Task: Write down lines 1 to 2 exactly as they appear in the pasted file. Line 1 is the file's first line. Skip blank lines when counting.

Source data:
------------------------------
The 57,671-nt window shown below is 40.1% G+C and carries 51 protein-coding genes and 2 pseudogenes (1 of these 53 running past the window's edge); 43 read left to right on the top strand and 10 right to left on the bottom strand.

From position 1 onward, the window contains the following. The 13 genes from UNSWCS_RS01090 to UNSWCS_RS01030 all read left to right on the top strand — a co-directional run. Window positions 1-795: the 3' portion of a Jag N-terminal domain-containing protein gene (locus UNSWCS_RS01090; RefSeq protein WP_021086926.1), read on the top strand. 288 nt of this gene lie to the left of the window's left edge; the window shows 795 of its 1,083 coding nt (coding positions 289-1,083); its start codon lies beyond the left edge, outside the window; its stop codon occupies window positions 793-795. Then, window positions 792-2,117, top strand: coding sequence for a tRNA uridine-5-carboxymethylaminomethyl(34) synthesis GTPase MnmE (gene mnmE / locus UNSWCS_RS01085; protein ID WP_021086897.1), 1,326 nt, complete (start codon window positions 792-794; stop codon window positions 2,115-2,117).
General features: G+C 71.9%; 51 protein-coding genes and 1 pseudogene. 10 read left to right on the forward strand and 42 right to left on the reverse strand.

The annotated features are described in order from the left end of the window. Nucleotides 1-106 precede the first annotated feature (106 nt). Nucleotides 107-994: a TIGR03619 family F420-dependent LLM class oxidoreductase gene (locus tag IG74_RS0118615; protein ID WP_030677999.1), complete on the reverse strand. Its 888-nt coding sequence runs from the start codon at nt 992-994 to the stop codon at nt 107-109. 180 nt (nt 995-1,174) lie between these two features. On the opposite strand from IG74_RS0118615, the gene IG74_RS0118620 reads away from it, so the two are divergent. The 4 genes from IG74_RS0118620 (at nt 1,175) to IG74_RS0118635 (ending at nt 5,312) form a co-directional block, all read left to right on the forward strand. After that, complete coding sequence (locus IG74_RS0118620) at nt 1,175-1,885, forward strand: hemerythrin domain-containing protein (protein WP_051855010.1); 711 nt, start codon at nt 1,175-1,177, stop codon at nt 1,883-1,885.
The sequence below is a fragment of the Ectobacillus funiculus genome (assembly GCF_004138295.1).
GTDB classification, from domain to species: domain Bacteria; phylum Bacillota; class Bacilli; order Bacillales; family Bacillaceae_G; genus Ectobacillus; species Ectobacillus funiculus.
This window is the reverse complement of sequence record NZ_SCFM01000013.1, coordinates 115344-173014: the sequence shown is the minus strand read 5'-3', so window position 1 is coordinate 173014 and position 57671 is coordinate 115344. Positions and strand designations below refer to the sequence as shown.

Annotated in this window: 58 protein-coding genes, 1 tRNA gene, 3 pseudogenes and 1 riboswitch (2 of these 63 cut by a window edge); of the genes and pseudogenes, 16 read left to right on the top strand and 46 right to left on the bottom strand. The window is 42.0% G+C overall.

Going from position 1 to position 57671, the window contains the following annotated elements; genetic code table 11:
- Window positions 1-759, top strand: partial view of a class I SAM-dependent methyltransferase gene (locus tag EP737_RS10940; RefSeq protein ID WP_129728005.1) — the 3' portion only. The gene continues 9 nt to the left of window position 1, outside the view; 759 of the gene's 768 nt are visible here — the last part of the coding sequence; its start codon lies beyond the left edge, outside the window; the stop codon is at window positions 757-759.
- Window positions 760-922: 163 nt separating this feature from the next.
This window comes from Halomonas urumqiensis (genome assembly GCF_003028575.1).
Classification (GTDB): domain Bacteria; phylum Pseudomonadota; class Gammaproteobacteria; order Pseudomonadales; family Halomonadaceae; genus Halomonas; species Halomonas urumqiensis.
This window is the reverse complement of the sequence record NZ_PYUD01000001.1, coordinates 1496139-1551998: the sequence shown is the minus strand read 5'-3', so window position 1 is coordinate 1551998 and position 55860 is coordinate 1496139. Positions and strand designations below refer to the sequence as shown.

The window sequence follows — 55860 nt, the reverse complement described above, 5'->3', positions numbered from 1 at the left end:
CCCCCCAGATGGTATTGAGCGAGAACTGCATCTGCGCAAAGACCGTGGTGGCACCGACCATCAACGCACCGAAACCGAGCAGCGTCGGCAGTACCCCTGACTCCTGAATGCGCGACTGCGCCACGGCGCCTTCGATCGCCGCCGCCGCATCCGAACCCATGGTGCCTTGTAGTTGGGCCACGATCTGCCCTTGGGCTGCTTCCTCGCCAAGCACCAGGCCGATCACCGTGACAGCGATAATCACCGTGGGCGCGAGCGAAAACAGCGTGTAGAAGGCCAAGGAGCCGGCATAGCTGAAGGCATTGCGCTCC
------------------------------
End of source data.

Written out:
The 57,671-nt window shown below is 40.1% G+C and carries 51 protein-coding genes and 2 pseudogenes (1 of these 53 running past the window's edge); 43 read left to right on the top strand and 10 right to left on the bottom strand.

From position 1 onward, the window contains the following. The 13 genes from UNSWCS_RS01090 to UNSWCS_RS01030 all read left to right on the top strand — a co-directional run. Window positions 1-795: the 3' portion of a Jag N-terminal domain-containing protein gene (locus UNSWCS_RS01090; RefSeq protein WP_021086926.1), read on the top strand. 288 nt of this gene lie to the left of the window's left edge; the window shows 795 of its 1,083 coding nt (coding positions 289-1,083); its start codon lies beyond the left edge, outside the window; its stop codon occupies window positions 793-795. Then, window positions 792-2,117, top strand: coding sequence for a tRNA uridine-5-carboxymethylaminomethyl(34) synthesis GTPase MnmE (gene mnmE / locus UNSWCS_RS01085; protein ID WP_021086897.1), 1,326 nt, complete (start codon window positions 792-794; stop codon window positions 2,115-2,117).